Windows

Experiment with Windows Vista for FREE


If you're one of those folks who has decided to stay away from Windows Vista due to either cost or fear of the unknown, here's your chance to experiment with Windows Vista for FREE! That's both risk-free and free of charge!

In this edition of the Windows Vista Report, I'll show you two ways that you can experiment with Windows Vista without having to purchase and install the operating system.

Windows Vista Test Drive

The first place you that can experiment with Windows Vista for free is the Windows Vista Test Drive site. This site, which is powered by Microsoft Virtual Labs and hosted by Exsilio Consulting, will allow you to take a spin with Windows Vista right from within your Web browser. The only requirements are Internet Explorer 6.0 or higher, the most current version of JavaScript, a broadband Internet connection, 1024 x 768 screen resolution, and a small ActiveX control. With this simple set of requirements, you'll be able to connect to the site and either follow along with a set of guided exercises or just dive in and begin exploring the OS for yourself.

When you connect to the site, you'll have the option of exploring Vista from a small business perspective with Windows Vista Business Edition or an enterprise perspective with Windows Vista Enterprise Edition. Once you choose, you'll be prompted to sign in by entering just an e-mail address if you choose the small business perspective, or by filling in a more detailed form, if you choose the enterprise perspective. A system check will then determine your version of Internet Explorer and JavaScript and then prompt you to install the Virtual Server VRMC Advanced Control ActiveX control.

You'll then navigate through a simple menu system and select an area or feature of interest. You can choose to view a video describing the feature or you can take a test drive. A set of instructions will guide you to the feature or you just explore at will. You can even check out the new Solitaire, if you want.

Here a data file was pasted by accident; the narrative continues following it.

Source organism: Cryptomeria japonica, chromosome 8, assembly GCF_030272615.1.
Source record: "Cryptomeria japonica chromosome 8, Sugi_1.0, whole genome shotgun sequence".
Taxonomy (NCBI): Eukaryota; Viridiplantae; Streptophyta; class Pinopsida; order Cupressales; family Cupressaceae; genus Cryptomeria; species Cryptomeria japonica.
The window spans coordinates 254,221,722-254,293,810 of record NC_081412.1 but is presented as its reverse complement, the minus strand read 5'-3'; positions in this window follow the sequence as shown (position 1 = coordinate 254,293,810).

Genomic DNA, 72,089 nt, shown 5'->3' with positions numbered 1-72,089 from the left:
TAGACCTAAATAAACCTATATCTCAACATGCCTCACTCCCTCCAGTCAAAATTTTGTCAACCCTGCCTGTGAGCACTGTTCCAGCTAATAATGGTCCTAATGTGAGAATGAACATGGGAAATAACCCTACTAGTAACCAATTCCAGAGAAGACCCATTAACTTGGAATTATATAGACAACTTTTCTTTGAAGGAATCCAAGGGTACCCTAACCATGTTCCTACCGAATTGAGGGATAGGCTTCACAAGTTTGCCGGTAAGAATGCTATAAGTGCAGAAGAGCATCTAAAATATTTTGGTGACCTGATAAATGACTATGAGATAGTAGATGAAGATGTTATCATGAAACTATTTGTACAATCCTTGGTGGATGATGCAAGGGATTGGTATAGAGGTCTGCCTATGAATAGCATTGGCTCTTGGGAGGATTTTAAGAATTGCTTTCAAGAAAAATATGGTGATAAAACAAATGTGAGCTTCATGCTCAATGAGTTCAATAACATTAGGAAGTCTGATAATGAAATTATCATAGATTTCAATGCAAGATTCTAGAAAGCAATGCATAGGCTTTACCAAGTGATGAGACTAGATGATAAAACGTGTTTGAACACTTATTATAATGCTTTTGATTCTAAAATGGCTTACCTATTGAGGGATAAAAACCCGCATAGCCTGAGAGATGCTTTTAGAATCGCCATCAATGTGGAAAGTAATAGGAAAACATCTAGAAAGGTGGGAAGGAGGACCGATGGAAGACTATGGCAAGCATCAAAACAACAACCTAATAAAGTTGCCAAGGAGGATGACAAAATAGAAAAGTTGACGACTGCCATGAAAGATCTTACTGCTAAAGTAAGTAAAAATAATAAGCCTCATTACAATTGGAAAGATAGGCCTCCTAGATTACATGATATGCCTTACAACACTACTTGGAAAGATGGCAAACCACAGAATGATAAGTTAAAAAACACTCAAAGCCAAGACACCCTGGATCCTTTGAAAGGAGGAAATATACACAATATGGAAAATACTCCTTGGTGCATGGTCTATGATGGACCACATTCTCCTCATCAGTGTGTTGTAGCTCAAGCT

Download a virtual machine

Microsoft has created a 30-day evaluation VHD (Virtual Hard Drive) containing Windows Vista Enterprise Edition that you can download and load into either Microsoft Virtual PC or Microsoft Virtual Server. If you don't have either of these, you can download both from the Microsoft Download Center. Just use the search term Virtual to find either of them.

Besides a Microsoft Virtual product, both of which are free as well, you'll need to have at least 10 GB of free hard disk space and at least 2 GB of RAM. You also have to have a very fast Internet connection or a bit of time on your hands as the Vista Enterprise VHD is comprised of three very large files -- two 700-MB files and one 160-MB file.

You can find the 30-day evaluation VHD on the Microsoft Download Center. Just use the search term Vista VHD. Of course in order to download it, you must register with your Windows Live ID/Hotmail account information. Then download all three files: Vista.part1.exe, Vista.part2.rar, and Vista.part3.rar.

Once you have Microsoft Virtual product installed and all three files downloaded, you can extract and load the VHD. To begin, make sure that you have all three files in the same folder. Then, double-click the executable file, and it will begin extracting and combining all three files to make the VHD file.

You can then load the VHD file into your Microsoft Virtual product and launch Vista Enterprise. For example, to load the VHD file in Virtual PC, just launch the console, click New to load the New Virtual Machine Wizard, and choose the Add An Existing Virtual Machine option. Then, locate and open the Vista.vmc file.

It's important to keep in mind that when you first boot the Vista Enterprise virtual machine, it will need to complete the installation process. This process can take as long as 30 minutes, during which you'll be prompted to enter your country and time-zone information and create a user name and password.